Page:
by Leila Viss
Leila Viss generates creative-based, tech-savvy instruction and resources for her private studio, the University of Denver’s Piano Preparatory Program, LeilaViss.com, 88 Creative Keys events, music industry magazines, and frequent speaking engagements. This article was originally posted here at leilaviss.com on August 29, 2019, and is reprinted with permission.
As piano teachers, we tend to think that what happens between lessons is out of our control.
We can highly encourage but, we ultimately can’t demand that parents require their pianist to reserve time for daily practice. Maybe some teachers can, this teacher does not.
And, even if we could control home practice, we can’t manage the after-school birthday party or the rescheduled soccer game or the stomach flu that steals time away from those precious practice hours…well, more like minutes…
With the odds stacked against us, it’s amazing we don’t all throw our hands up in the air and give up. But we don’t because we are passionate about music and we know that the magnetism of making music draws people of all ages to the keys.
I believe that getting students on the home bench and keeping them there IS possible. Not because we have control but, because we have power. The power to transform the time between lessons with practice strategies that guarantee progress.
I was recently going through a number of old posts and noticed I like to post about practice: the power of solid practice skills and more specifically, the steps we need to include in our lessons to help students turn practice into progress.
In honor of the importance of practice, I’ve gathered specific past posts about practice to strengthen your grip on what happens between lessons. Today’s post will cover Practice Pouches.
I still give practice pouches (made with pencil pouches and various clever tools) to all new students. I had no idea when I wrote this current post that this was my first sentence from years ago…
As teachers, we have little control over what happens between lessons. Because of this, it’s essential that we make time to teach purposeful practice strategies and use powerful tools that work at lessons and empower students’ practice between lessons.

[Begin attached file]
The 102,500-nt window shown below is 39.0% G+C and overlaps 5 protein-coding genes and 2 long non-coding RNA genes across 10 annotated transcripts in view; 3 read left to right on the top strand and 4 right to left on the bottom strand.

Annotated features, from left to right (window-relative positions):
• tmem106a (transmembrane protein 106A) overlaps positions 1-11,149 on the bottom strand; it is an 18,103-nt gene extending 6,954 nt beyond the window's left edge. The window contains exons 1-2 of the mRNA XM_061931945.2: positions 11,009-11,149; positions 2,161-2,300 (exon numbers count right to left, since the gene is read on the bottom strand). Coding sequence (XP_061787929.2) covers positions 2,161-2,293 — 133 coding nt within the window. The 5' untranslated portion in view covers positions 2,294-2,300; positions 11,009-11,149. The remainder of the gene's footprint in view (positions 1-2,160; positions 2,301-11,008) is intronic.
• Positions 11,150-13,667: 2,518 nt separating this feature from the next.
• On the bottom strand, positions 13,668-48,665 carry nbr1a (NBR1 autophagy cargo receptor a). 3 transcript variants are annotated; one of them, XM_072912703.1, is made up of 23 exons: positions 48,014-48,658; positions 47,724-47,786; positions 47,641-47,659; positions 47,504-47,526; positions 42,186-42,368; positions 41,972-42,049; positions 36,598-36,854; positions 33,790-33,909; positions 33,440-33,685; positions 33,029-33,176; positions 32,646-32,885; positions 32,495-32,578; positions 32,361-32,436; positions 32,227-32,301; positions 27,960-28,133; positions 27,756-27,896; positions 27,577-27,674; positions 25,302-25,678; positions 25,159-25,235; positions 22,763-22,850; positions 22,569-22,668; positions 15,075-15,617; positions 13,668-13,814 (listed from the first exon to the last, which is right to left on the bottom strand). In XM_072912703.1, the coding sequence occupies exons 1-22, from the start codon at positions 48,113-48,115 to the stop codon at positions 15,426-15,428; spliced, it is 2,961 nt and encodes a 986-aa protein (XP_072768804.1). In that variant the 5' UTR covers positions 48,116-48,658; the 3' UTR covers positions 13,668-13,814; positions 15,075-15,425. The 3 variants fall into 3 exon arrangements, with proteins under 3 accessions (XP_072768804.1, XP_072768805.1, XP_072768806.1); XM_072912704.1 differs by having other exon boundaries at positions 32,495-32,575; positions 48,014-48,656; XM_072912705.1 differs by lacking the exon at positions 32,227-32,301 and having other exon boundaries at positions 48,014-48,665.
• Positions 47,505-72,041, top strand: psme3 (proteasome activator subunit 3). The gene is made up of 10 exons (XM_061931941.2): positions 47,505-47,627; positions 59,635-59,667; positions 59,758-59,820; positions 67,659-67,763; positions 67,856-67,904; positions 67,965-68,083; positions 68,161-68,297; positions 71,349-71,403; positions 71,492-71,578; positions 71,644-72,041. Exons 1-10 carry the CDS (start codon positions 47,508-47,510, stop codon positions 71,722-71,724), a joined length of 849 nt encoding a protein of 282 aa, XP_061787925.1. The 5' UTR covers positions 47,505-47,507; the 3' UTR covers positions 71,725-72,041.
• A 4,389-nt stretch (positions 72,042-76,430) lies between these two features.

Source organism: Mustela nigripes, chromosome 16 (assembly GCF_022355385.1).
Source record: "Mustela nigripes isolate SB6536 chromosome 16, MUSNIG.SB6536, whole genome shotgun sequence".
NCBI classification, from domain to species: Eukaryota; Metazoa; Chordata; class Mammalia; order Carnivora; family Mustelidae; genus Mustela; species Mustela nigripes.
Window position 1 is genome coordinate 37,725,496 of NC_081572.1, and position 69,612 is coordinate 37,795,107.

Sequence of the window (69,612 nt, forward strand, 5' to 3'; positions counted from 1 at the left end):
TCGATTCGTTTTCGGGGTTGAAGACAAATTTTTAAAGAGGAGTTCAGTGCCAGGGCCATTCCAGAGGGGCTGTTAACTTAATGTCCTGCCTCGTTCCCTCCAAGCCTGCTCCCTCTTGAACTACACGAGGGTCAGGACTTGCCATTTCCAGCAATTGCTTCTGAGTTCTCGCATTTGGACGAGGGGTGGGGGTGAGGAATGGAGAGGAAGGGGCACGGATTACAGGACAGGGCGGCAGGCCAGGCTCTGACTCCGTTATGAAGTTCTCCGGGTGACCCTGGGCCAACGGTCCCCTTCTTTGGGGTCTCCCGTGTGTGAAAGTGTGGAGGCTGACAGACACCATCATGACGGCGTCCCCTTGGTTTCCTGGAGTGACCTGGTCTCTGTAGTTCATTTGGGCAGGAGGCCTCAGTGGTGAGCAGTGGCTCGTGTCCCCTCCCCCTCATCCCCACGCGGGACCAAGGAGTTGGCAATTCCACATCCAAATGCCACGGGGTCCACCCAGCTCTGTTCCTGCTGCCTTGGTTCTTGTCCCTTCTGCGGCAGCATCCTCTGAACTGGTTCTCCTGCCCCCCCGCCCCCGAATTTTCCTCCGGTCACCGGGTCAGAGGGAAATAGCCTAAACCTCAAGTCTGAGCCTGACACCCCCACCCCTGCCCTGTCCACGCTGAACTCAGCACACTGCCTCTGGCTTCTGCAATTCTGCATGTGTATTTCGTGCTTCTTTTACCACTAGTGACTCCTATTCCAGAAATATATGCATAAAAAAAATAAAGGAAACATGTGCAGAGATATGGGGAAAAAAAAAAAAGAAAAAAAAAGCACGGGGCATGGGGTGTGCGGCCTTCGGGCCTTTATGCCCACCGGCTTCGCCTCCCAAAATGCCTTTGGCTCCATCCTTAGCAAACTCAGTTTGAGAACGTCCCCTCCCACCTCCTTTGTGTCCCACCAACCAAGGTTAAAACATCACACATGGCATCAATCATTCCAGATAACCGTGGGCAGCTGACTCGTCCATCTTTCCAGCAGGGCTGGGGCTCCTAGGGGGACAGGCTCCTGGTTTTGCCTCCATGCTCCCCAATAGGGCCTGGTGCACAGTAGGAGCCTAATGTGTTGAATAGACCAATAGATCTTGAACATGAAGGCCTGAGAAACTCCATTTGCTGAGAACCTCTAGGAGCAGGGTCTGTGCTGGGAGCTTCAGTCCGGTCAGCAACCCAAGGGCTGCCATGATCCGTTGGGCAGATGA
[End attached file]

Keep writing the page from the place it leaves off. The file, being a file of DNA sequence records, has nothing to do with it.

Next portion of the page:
As I mentioned, we may not have control but we teachers do have power with … the help of practice pouches! You’ll learn what they are and how to stuff them full of tactile tools to empower your students with practice skills by reading this post: Turn Practice into Progress with Practice Pouches.
For those of you who already use practice pouches, here are a couple of new ideas:
#1 – Use pillboxes to track and reward practice
Give each student a pillbox filled with a few small candies or legos for each day of the week. Every time they practice, they get to eat the treat or stack a lego. Remind them to bring the pillbox back to each lesson (in the practice pouch) to record when practice happened. Every time they bring it back, have a fresh supply of “practice pills” for them to refill the pillbox.
Get these nifty pillboxes here. You get two per pack so the price is reasonable.
#2 – Use jumbo paper clips to make practice chains
A while back, I found some jumbo paper clips, and students love using them for link and chain practice at lessons. Now I’ve found a whole pack of them at Amazon so students can borrow and take them home in their practice pouches. You can get the jumbo paper clips here.
How it works: Play a measure correctly to earn a paper clip. Play another measure correctly and earn another clip. Then play both measures together. Link the two paper clips together when both measures are played correctly. Continue and see how many paper clips can be linked together!
For those students who need help being engaged in their practice at home, these tactile ways of tracking practice can really help. We also know that effective, engaging practice often needs parent support and a belief in the importance of practice. I’ve gathered some really well-done infographics and materials to help with that, as well. I’ll be sharing links to those soon on this site as well. You can also read the full original article at this link.
Here’s to a great year of powerful teaching, practice, and progress!